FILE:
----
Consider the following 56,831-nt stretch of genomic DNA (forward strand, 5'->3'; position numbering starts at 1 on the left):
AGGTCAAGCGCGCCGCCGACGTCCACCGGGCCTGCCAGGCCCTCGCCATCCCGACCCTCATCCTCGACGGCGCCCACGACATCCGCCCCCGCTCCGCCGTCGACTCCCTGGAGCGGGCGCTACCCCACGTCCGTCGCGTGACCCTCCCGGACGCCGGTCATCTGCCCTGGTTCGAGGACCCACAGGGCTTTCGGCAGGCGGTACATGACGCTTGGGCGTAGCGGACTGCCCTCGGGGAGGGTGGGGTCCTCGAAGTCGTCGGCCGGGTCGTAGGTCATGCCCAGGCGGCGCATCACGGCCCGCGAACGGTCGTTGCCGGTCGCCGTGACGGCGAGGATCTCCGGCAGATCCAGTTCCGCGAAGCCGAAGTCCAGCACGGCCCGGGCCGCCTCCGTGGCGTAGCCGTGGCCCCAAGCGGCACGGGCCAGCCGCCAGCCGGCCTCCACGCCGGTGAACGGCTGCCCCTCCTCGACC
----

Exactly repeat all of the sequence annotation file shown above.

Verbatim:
Consider the following 56,831-nt stretch of genomic DNA (forward strand, 5'->3'; position numbering starts at 1 on the left):
AGGTCAAGCGCGCCGCCGACGTCCACCGGGCCTGCCAGGCCCTCGCCATCCCGACCCTCATCCTCGACGGCGCCCACGACATCCGCCCCCGCTCCGCCGTCGACTCCCTGGAGCGGGCGCTACCCCACGTCCGTCGCGTGACCCTCCCGGACGCCGGTCATCTGCCCTGGTTCGAGGACCCACAGGGCTTTCGGCAGGCGGTACATGACGCTTGGGCGTAGCGGACTGCCCTCGGGGAGGGTGGGGTCCTCGAAGTCGTCGGCCGGGTCGTAGGTCATGCCCAGGCGGCGCATCACGGCCCGCGAACGGTCGTTGCCGGTCGCCGTGACGGCGAGGATCTCCGGCAGATCCAGTTCCGCGAAGCCGAAGTCCAGCACGGCCCGGGCCGCCTCCGTGGCGTAGCCGTGGCCCCAAGCGGCACGGGCCAGCCGCCAGCCGGCCTCCACGCCGGTGAACGGCTGCCCCTCCTCGACC